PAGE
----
Beware How You Use Password Managers

ARS Technica wrote a piece on the continuing security flaw with password managers like LastPass and KeePass on Android.  Technically, the problem is an Android problem, but from the user’s standpoint they don’t really care.

The problem is tools like LastPass and many others use the Android clipboard to automatically log you on to a web page.  That clipboard is available for any app to sniff and steal the content.

This problem was originally uncovered in 2013, but came back into the light because of an app recently published on the Play store which is a proof of concept app to steal passwords out of LastPass.

An alternative is to use the password manager the way I do which is to open the password manager, look at the password and type it into the browser.

But that is not as convenient.

LastPass CEO Joe Siegrist, when asked if he had ever notified his users of this vulnerability, did a slight of hand and responded that this was an Android problem.   I would guess that means that the answer to the question is no.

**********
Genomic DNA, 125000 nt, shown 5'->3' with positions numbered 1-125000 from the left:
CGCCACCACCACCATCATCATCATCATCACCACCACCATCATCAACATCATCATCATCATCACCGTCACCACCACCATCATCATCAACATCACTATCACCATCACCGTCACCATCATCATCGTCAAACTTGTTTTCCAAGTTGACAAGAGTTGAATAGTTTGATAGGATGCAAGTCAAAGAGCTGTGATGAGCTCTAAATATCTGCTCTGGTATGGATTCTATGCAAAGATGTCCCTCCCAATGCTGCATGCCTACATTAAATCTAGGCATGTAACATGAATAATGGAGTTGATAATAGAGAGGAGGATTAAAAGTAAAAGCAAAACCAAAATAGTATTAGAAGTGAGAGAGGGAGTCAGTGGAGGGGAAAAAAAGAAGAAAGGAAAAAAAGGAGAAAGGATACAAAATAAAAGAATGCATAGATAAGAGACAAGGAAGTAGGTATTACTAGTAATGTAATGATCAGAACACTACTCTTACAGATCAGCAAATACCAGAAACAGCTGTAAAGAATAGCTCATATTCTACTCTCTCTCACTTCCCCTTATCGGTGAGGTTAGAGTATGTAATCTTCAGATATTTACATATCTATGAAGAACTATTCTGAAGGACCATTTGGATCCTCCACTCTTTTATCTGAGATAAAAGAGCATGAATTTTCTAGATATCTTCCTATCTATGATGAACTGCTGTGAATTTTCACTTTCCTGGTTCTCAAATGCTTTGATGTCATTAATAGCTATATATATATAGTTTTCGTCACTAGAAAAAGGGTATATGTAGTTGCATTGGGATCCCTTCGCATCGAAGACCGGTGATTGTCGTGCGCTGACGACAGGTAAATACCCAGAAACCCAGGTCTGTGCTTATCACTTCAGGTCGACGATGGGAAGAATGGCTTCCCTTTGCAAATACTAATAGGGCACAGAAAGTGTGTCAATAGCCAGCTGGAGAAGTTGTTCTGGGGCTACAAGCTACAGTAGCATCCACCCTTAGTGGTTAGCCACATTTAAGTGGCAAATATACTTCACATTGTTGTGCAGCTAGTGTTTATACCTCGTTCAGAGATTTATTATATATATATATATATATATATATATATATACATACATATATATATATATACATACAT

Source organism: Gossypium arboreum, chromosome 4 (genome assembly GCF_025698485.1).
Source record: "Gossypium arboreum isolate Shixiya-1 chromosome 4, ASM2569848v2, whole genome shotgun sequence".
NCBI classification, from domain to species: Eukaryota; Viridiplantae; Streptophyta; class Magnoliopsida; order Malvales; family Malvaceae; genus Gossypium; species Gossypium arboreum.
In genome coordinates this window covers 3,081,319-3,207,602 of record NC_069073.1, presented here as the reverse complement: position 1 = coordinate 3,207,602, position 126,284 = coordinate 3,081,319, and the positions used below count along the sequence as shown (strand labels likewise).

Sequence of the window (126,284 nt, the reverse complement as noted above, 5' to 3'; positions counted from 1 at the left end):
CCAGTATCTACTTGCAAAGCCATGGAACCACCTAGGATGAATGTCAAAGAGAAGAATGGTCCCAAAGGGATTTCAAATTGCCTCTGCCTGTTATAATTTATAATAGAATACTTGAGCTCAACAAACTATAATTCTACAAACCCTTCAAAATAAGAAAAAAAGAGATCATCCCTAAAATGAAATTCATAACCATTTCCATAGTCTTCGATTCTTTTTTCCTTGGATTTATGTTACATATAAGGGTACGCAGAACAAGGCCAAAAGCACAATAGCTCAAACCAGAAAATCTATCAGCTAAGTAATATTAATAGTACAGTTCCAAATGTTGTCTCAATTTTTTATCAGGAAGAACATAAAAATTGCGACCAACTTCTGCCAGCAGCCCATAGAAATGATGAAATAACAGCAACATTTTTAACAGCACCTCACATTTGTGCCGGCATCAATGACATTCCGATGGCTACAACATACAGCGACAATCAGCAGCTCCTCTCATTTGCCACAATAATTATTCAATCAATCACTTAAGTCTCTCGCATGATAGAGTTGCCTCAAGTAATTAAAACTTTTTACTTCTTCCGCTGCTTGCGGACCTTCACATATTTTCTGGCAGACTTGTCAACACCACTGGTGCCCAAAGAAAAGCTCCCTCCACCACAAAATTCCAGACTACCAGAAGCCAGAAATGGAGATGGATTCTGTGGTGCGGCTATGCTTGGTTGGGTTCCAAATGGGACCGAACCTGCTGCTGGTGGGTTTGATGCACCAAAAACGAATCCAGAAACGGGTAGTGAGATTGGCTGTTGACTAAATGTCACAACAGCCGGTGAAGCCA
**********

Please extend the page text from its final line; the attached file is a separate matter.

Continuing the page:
To be fair, it IS an Android problem.  But if users were aware that this mode of using LastPass and many other password managers was not safe, some percentage would change the way they use it.

According to ARS – and I am not a LastPass user – there are other modes of using LastPass besides autofill that are not susceptible to this problem (such as using the LastPass keyboard or LastPass browser).  I don’t know about other password managers, but it seems like an important question to ask.

While the proof of concept app just published, clipcaster, is benign, some other app might not be so benign.  It could run in the background, collecting userids and passwords and sending them to Bulgaria and you would never know.

Food for though.

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